The heart of Manila’s disagreement with China is over sovereign rights in disputed territorial waters, which Manila is currently seeking to clarify through a ruling at the Permanent Court of Arbitration under UNCLOS. In response to the filing, China reiterated it would not accept international arbitration, saying the only way to resolve the dispute was through bilateral negotiations, blaming the dispute on Manila’s “illegal occupation” of the disputed Second Thomas Shoal. Another shoal, the Bajo de Masinloc or Scarborough Shoal, is claimed by both governments and under Chinese control since 2012, following a tense confrontation between Chinese and Philippine ships. The disputed waters are now guarded by three Chinese coast guard and surveillance ships, and last year the Philippine Defense department discovered 75 concrete blocks, “a prelude to construction,” at Scarborough Shoal – allegedly laid there by the Chinese.

China claims the waters as “traditional fishing grounds,” yet fisherman from around the region were also active for centuries.  The shoal is referenced in official Chinese documents and also appears in 13th century Chinese maps.  China’s first formal claim to the shoal was made in 1935, while Manila says its first claim was in 1937-1938, although it was unable to publicize its claim due to Japanese incursions and invasion.  The shoal did not feature on Philippine maps until 1997, when Manila began to press its claim by taking ownership of the shoal as terra nullius, or “no mans land.”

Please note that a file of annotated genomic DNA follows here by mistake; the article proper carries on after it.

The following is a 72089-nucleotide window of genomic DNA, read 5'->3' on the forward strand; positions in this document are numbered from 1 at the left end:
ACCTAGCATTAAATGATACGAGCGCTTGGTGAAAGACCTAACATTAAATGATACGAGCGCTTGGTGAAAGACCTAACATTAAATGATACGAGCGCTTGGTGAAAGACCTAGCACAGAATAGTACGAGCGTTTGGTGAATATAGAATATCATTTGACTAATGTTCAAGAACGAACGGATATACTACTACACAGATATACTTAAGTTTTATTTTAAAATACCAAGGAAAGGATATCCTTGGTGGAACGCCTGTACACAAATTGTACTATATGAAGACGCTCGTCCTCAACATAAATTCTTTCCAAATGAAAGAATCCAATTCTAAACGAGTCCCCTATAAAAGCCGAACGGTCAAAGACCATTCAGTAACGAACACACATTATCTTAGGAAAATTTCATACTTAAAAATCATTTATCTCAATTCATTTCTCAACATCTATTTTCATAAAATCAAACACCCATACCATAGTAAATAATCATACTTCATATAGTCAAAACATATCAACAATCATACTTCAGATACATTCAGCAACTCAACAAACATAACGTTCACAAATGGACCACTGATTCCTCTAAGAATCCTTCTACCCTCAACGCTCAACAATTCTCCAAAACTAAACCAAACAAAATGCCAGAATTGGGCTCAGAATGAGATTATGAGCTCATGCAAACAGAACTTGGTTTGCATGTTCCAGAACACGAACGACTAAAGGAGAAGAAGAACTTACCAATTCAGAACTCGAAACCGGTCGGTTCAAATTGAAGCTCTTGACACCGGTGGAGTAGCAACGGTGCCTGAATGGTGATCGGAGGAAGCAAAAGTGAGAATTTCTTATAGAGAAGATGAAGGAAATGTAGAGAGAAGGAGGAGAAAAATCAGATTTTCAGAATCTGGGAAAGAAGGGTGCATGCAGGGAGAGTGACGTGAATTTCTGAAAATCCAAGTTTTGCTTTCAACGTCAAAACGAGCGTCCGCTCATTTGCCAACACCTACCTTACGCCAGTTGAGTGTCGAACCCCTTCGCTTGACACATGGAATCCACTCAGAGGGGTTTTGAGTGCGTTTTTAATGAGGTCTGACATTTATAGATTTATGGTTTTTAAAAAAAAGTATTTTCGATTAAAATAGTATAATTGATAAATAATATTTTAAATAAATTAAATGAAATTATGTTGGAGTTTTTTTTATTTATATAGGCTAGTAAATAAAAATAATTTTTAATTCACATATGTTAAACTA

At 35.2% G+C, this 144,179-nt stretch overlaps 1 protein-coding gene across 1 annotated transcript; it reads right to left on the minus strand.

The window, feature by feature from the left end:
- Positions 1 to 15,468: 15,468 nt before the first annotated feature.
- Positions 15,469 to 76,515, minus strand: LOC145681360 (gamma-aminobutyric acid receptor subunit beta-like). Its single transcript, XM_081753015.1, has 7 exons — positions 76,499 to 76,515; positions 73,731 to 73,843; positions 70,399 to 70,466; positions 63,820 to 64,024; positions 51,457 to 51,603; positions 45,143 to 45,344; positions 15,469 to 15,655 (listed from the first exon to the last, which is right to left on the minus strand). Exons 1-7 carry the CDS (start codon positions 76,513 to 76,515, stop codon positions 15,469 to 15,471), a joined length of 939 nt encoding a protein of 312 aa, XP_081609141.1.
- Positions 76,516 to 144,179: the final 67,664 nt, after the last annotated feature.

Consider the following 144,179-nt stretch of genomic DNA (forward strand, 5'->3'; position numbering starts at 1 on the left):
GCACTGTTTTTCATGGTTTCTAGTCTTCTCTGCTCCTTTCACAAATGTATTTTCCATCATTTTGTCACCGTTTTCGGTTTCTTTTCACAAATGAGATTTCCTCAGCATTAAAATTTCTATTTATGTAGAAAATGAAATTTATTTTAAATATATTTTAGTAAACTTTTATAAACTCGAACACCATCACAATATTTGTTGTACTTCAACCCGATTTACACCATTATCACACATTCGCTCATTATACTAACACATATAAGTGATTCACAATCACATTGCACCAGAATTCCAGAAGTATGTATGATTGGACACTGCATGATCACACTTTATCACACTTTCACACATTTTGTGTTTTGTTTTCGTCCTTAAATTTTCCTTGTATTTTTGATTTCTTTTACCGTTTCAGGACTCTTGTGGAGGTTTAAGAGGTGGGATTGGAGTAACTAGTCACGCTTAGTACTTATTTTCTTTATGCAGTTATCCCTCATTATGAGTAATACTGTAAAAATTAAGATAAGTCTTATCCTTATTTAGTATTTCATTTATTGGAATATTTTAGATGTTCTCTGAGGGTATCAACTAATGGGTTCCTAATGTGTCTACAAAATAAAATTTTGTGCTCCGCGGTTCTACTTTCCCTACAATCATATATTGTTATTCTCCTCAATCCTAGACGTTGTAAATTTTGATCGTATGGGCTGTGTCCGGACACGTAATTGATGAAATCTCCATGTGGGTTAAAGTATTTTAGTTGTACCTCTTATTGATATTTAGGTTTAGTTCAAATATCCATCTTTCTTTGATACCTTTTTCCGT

While awaiting a ruling from UNCLOS on territorial rights in the disputed waters, Manila is still under threat of additional aggression. Most recently, two Chinese coastguard ships attempted to block the supply of food, water and fresh troops to a military outpost on the Second Thomas Shoal in late March. By allowing U.S. troops an increased presence in the Philippines, Manila is clearly showing Beijing that despite its weakened military, Uncle Sam has its back. And in return for the backing of the U.S. military, Obama is counting on the Philippine government to continue to show appropriate restraint when dealing with Chinese aggression. As Obama made clear in his speech, the U.S. prefers any territorial disputes to be handled according to international law, and it is high time for an international referee to step in, separate the fighters and enforce the rules of engagement, in accordance with international law. Yet Obama also made abundantly clear that should international diplomacy fail, and the situation spiral out of control, the U.S. will now be in a better position to defend its ally and contain any hostile territorial grabs by Beijing. Let’s hope this latest show of the U.S. military’s increased presence in the region will be enough to deter any serious conflict in the near future.



Gary Sands

Gary Sands is a Senior Analyst at Wikistrat, a crowdsourced consultancy, and a Director at Highway West Capital Advisors, a venture capital, project finance and political risk advisory. He has contributed a number of op-eds for Forbes, U.S. News and World Report, Newsweek, Washington Times, The Diplomat, The National Interest, International Policy Digest, Asia Times, EurasiaNet, Eurasia Review, Indo-Pacific Review, the South China Morning Post, and the Global Times. He was previously employed in lending and advisory roles at Shell Capital, ABB Structured Finance, and the U.S. Overseas Private Investment Corporation. He earned his Masters of Business Administration in International Business from the George Washington University in Washington, D.C. and a Bachelor of Science in Finance at the University of Connecticut in Storrs, Connecticut. He spent six years in Shanghai from 2006-2012, four years in Rio de Janeiro, and is currently based in Ho Chi Minh City, Vietnam. Twitter@ForeignDevil666